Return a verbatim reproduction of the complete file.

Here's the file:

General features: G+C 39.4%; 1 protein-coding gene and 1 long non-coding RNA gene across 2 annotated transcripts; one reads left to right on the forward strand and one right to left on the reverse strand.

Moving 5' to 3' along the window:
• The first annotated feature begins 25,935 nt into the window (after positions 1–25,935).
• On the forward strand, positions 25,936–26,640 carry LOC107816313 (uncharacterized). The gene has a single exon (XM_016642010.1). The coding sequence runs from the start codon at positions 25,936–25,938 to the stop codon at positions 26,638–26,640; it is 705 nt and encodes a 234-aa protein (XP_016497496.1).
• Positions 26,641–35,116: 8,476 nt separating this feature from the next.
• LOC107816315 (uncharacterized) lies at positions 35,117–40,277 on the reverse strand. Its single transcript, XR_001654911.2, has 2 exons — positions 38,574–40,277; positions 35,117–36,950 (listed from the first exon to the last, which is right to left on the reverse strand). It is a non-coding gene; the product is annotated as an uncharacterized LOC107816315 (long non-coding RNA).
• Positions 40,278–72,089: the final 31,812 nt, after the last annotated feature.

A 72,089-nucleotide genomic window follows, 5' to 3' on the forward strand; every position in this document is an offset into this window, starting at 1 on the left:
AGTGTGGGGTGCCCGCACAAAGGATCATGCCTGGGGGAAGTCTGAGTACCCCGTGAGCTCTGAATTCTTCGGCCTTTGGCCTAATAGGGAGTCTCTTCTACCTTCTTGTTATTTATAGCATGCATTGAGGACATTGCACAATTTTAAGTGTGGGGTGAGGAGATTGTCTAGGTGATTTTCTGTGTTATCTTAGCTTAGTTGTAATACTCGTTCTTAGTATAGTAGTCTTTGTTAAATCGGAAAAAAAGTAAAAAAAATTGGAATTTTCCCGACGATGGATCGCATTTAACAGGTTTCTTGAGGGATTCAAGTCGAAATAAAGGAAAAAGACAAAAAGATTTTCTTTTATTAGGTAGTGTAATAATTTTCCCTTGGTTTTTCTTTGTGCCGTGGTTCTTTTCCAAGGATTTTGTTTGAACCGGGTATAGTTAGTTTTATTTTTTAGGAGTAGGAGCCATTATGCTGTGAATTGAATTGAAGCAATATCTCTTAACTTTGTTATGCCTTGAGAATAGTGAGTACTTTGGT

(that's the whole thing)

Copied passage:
General features: G+C 39.4%; 1 protein-coding gene and 1 long non-coding RNA gene across 2 annotated transcripts; one reads left to right on the forward strand and one right to left on the reverse strand.

Moving 5' to 3' along the window:
• The first annotated feature begins 25,935 nt into the window (after positions 1–25,935).
• On the forward strand, positions 25,936–26,640 carry LOC107816313 (uncharacterized). The gene has a single exon (XM_016642010.1). The coding sequence runs from the start codon at positions 25,936–25,938 to the stop codon at positions 26,638–26,640; it is 705 nt and encodes a 234-aa protein (XP_016497496.1).
• Positions 26,641–35,116: 8,476 nt separating this feature from the next.
• LOC107816315 (uncharacterized) lies at positions 35,117–40,277 on the reverse strand. Its single transcript, XR_001654911.2, has 2 exons — positions 38,574–40,277; positions 35,117–36,950 (listed from the first exon to the last, which is right to left on the reverse strand). It is a non-coding gene; the product is annotated as an uncharacterized LOC107816315 (long non-coding RNA).
• Positions 40,278–72,089: the final 31,812 nt, after the last annotated feature.

A 72,089-nucleotide genomic window follows, 5' to 3' on the forward strand; every position in this document is an offset into this window, starting at 1 on the left:
AGTGTGGGGTGCCCGCACAAAGGATCATGCCTGGGGGAAGTCTGAGTACCCCGTGAGCTCTGAATTCTTCGGCCTTTGGCCTAATAGGGAGTCTCTTCTACCTTCTTGTTATTTATAGCATGCATTGAGGACATTGCACAATTTTAAGTGTGGGGTGAGGAGATTGTCTAGGTGATTTTCTGTGTTATCTTAGCTTAGTTGTAATACTCGTTCTTAGTATAGTAGTCTTTGTTAAATCGGAAAAAAAGTAAAAAAAATTGGAATTTTCCCGACGATGGATCGCATTTAACAGGTTTCTTGAGGGATTCAAGTCGAAATAAAGGAAAAAGACAAAAAGATTTTCTTTTATTAGGTAGTGTAATAATTTTCCCTTGGTTTTTCTTTGTGCCGTGGTTCTTTTCCAAGGATTTTGTTTGAACCGGGTATAGTTAGTTTTATTTTTTAGGAGTAGGAGCCATTATGCTGTGAATTGAATTGAAGCAATATCTCTTAACTTTGTTATGCCTTGAGAATAGTGAGTACTTTGGT